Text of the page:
Second house was the same floor plan as Saturday but 190 sq ft smaller - slightly smaller living room and master bedroom but still big enough.  I didn't like it at all.  Honestly, their real estate agent is not doing them any favours letting them show the house with lights missing or out, finger prints on the walls, furniture blocking traffic flow...  Where the first house was well maintained and loved, this one wasn't cared for and it showed.

And then we went back to our Saturday house and it felt like home.

From the minute we pulled into the driveway, I felt comfortable.



So I'm now in the limbo where we put in an offer and are waiting for their response.  I figure there will be some back and forth on price and while I'm okay with that, we can't get into a bidding war that goes above asking.

But my heart feels good about this.

Tuesday, August 5


When we drove through small towns, my mom would always say "Don't blink or you'll miss it".  I kind of feel like every time I blink, time is flying by.

Let's see...

  • Had someone come and clean my house.  
  • I can pack or clean, not both.  
  • Best money I've spent in a long time, selling the house now seems feasible.
  • I had no idea how many patterns I actually had.  
  • The box I thought might be half full of patterns and have space for notions was overflowing.
  • Real estate agent says houses in my area sell on average in 14 days, many sell in 4 days.
  • We're going to buy the house we want, have a 75-90 day close, then list our house.
  • We looked at 4 houses last week, they were all good but not quite right for us. 
  • Side rant on floor plans.  How can a house can have 1,000 sq ft more than my house and I am not sure where I'd fit some of my furniture?  Why would two of three bedrooms need walk in closets?  And come to think of it, the second closet touches the third bedroom wall, they could have made smaller (yet still walk in - yes it's that big but perhaps too narrow for a 4th bedroom) closets for both rooms.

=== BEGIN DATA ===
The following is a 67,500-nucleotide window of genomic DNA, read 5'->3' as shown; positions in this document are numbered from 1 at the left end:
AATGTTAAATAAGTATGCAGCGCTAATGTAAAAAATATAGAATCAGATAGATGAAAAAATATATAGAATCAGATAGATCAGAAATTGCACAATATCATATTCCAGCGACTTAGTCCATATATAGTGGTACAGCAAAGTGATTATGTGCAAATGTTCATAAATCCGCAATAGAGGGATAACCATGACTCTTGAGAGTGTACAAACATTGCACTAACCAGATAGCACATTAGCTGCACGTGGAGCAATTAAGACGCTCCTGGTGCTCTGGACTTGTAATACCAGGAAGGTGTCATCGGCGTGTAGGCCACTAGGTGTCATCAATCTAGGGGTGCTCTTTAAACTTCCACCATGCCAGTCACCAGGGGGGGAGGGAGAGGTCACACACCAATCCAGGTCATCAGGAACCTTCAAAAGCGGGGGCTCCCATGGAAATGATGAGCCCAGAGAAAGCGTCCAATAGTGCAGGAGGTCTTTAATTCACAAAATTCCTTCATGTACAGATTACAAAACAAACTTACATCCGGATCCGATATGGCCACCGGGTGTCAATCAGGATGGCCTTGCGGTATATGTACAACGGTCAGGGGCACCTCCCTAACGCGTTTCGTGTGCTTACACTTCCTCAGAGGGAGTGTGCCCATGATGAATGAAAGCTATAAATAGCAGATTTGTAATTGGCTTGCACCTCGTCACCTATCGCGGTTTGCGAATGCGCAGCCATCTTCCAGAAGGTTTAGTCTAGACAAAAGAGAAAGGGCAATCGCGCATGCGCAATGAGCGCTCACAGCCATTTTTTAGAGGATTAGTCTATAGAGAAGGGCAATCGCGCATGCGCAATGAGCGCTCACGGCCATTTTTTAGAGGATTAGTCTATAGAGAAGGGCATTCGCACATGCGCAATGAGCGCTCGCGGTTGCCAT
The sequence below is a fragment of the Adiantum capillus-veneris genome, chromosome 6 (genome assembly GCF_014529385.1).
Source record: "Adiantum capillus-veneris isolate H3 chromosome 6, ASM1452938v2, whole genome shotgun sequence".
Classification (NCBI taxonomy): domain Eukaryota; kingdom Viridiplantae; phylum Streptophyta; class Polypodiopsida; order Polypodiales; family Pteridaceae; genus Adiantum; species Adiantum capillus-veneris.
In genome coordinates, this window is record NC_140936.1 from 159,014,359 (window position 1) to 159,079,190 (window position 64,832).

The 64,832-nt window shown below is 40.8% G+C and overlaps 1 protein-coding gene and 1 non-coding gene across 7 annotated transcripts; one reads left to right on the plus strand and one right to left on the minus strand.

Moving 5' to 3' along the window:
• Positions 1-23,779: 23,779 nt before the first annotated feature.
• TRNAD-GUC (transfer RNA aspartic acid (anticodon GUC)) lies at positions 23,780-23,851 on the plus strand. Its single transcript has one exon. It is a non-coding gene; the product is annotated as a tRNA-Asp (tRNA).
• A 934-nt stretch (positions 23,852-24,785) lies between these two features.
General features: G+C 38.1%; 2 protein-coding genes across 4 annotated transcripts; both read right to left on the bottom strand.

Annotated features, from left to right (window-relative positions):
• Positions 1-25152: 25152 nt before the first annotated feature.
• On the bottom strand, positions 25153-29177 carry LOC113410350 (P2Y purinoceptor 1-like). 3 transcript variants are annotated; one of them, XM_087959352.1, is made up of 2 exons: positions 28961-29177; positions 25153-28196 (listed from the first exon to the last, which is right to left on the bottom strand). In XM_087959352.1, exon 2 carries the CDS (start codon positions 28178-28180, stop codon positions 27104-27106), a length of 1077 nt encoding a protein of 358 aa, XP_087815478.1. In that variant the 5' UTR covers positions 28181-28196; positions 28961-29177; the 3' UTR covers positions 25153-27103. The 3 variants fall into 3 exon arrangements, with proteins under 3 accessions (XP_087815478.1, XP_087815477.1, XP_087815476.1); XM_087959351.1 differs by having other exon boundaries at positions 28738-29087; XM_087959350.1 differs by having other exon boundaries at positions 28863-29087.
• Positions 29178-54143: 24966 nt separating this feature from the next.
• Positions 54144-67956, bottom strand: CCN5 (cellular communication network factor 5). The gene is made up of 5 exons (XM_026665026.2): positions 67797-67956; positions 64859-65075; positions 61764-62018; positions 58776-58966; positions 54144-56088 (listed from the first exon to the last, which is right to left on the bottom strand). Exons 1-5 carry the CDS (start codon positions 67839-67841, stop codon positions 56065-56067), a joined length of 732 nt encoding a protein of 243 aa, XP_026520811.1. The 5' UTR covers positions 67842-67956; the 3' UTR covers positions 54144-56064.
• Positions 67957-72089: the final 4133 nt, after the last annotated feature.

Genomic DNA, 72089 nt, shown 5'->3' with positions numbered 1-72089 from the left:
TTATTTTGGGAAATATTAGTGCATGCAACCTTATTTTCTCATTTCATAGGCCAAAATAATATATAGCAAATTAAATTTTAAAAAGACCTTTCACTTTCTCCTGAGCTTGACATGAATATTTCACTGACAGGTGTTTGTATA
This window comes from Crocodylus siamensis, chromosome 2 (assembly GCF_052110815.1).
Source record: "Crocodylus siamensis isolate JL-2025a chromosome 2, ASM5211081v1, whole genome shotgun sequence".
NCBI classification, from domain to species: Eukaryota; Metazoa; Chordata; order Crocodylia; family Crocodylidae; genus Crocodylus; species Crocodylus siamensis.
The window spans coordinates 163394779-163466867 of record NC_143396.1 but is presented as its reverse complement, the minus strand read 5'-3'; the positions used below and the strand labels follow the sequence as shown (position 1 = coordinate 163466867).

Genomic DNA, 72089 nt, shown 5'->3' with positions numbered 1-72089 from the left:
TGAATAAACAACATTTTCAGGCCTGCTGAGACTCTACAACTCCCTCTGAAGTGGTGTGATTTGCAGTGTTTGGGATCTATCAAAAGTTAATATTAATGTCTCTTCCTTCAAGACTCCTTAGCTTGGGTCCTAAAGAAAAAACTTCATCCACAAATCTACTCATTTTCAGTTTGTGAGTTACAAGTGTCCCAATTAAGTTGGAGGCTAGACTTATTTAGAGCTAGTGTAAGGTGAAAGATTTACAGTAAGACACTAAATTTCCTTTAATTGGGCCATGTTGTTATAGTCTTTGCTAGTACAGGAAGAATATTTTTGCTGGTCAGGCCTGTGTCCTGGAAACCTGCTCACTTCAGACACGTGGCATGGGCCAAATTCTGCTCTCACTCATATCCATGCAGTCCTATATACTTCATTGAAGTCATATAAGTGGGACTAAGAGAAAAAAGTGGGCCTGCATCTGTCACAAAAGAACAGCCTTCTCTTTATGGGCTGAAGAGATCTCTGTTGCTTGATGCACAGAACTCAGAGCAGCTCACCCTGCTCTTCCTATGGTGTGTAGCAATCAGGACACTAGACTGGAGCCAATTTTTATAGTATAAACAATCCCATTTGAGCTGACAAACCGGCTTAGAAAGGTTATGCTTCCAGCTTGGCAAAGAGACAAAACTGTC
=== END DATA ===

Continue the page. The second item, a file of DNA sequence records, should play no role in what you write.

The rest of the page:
• Still haven't bought a car, but we've narrowed down what we're looking for.  We set aside Sunday to look at cars and then found out the dealerships that we wanted to go to were closed.  Oops.
  • So we had my parents, brother, SIL and nephew over for dinner instead of looking at cars.  It all worked out well, nice impromptu dinner party.
  • We've gone to two 40th birthday parties in two weeks.  Those milestone years are just one party after another, and you find out which friends are a year older than you.  :)
  • I've also had strep throat.  I thought I had a cold courtesy of my two sick co-workers.  Clearly I'm not a doctor.
  • Lots of time with Mr. Lina.  
August 21st will be our 10th anniversary.  Talk about blink and you'll miss it.  I feel like it was a couple of years ago that I was putting on my big white dress and dancing our first dance.  Maybe last year that we celebrated 5 years.  And yet, the days pre-Mr. Lina seem a bit faded and distant.  The past oh... month I guess, it's been a bit of a throw back to our dating days.  I suspect part of it is knowing that with moving to another community and kids to follow after that, our "family of two" time is coming to an end.  We've gone out dancing, we've been on real dates in new locations, we've been talking a lot.  I've found myself telling stories about when we were dating, some of the silly things we did in that rush of a new relationship.  Even at one of the 40th birthday parties, I was telling the birthday-wife our "how we met" story since she's only known us as a couple.  Even in Manitoba we were talking about how it will be different - from the practicalities of where do we sleep to how we'll visit with friends.  When we're in Brandon, we often go to a friends place or a pub and enjoy a tipsy walk home at 2am.